Behavioral-Level Performance and Power Exploration of Data-Intensive Applications Mapped on Programmable Processors

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Abstract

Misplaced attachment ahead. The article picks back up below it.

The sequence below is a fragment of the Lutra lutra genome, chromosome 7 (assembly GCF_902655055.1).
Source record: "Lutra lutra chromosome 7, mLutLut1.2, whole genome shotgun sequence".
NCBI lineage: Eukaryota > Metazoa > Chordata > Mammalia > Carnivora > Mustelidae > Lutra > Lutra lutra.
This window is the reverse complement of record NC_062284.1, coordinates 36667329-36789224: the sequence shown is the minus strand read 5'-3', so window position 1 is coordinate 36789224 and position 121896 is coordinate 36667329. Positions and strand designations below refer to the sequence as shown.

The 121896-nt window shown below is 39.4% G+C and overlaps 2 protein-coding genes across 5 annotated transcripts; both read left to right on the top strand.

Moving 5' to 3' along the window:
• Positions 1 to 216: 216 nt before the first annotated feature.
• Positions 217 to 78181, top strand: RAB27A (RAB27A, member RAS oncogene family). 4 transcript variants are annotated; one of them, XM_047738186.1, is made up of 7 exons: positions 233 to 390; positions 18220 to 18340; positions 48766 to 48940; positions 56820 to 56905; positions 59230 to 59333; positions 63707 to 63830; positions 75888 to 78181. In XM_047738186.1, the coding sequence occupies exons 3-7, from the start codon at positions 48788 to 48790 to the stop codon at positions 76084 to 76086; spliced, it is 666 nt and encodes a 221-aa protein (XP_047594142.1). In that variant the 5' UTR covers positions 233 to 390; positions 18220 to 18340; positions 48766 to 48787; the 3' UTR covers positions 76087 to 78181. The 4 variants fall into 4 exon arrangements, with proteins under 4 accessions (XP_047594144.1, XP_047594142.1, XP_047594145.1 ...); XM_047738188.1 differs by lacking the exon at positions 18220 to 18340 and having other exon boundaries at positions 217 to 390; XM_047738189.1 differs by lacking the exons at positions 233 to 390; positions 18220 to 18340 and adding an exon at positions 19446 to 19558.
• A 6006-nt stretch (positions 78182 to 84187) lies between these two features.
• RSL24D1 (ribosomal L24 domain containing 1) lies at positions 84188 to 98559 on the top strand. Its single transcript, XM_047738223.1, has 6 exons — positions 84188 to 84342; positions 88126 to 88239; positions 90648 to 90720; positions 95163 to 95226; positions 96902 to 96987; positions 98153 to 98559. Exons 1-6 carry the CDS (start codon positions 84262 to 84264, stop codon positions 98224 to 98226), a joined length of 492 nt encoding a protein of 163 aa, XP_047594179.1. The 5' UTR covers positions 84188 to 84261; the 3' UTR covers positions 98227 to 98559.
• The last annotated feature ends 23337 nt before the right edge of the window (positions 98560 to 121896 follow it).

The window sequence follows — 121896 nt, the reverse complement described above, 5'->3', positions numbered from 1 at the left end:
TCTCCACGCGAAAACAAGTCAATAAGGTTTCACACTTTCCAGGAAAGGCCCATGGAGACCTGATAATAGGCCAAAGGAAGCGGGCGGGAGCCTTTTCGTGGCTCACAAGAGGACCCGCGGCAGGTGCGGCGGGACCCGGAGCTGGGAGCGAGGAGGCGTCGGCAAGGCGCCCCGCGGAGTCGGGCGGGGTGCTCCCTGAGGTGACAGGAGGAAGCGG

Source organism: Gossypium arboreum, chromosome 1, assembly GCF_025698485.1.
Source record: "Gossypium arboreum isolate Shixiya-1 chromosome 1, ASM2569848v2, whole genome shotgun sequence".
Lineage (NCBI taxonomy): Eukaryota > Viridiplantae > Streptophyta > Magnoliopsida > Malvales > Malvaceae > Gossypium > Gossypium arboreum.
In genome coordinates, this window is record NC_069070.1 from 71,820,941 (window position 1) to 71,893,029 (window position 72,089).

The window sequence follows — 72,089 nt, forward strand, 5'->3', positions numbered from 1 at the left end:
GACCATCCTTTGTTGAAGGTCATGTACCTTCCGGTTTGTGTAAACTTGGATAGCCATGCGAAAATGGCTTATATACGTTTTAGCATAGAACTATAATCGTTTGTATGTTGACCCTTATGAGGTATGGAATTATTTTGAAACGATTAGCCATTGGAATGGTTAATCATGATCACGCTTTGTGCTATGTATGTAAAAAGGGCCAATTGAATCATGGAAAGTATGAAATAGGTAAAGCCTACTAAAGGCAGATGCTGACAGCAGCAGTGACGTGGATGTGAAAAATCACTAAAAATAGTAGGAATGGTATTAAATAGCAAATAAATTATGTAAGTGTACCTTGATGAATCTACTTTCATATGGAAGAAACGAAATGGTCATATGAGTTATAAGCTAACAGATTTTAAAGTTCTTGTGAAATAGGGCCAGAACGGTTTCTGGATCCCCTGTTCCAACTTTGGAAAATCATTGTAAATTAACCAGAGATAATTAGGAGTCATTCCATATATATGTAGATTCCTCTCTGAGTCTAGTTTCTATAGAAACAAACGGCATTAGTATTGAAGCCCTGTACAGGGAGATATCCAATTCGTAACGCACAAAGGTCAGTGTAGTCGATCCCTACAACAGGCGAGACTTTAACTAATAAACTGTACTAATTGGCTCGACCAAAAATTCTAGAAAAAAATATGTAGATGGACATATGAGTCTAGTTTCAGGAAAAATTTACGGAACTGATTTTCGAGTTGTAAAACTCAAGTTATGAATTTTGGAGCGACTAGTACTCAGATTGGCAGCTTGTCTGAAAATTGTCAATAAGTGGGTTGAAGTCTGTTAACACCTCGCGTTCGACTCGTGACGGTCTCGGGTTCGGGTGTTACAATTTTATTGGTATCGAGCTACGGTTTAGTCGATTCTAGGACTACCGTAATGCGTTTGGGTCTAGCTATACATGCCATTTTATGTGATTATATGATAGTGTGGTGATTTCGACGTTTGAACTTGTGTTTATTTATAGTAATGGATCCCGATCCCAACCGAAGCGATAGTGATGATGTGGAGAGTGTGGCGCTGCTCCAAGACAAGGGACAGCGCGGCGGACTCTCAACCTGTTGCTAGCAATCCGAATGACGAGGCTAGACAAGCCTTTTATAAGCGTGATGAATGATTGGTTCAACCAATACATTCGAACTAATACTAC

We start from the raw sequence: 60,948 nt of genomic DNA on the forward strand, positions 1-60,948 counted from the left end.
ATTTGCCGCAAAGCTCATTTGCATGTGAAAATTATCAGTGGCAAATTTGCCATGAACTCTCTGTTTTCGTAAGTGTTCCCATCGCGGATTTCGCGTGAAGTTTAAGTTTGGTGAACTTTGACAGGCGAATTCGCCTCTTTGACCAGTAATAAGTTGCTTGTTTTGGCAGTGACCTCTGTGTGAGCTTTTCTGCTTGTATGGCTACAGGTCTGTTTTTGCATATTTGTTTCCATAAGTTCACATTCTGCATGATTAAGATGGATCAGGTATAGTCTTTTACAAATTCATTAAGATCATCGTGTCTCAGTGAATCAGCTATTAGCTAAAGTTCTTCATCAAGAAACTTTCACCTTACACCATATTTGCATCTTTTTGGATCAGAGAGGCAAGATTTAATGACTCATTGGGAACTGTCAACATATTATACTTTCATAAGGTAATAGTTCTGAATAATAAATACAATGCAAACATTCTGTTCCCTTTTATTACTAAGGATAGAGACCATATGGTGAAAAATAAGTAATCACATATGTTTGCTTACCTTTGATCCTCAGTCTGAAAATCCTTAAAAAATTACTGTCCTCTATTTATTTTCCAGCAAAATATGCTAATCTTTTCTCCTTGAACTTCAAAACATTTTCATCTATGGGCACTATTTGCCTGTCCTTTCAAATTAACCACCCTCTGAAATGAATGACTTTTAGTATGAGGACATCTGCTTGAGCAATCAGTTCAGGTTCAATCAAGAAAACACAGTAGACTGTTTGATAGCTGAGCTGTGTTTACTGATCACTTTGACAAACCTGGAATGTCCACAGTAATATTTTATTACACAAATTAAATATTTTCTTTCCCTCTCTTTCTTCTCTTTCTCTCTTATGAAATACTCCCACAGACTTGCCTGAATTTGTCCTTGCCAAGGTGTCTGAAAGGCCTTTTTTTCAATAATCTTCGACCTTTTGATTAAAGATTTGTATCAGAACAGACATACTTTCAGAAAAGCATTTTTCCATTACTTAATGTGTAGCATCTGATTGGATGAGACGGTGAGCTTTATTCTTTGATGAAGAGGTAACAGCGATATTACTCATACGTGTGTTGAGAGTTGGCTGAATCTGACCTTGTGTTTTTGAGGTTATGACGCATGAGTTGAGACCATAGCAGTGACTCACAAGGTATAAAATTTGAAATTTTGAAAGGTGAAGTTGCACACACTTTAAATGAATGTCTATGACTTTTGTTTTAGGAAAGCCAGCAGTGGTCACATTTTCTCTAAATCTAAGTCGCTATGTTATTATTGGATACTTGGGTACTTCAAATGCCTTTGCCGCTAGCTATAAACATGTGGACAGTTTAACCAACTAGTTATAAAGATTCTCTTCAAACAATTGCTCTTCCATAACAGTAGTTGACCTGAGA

The continuous increase of the computational power of programmable processors has established them as an attractive design alternative, for implementation of the most computationally intensive applications, like video compression. To enforce this trend, designers implementing applications on programmable platforms have to be provided with reliable and in-depth data and instruction analysis that will allow for the early selection of the most appropriate application for a given set of specifications. To address this need, we introduce a new methodology for early and accurate estimation of the number of instructions required for the execution of an application, together with the number of data memory transfers on a programmable processor. The high-level estimation is achieved by a series of mathematical formulas; these describe not only the arithmetic operations of an application, but also its control and addressing operations, if it is executed on a programmable core. The comparative study, which is done using three popular processors (ARM, MIPS, and Pentium), shows the high efficiency and accuracy of the methodology proposed, in terms of the number of executed (micro-)instructions (i.e. performance) and the number of data memory transfers (i.e. memory power consumption). Using the proposed methodology we estimated an average deviation of 23% in our estimated figures compared with the measurements taken from the real execution on the CPUs.

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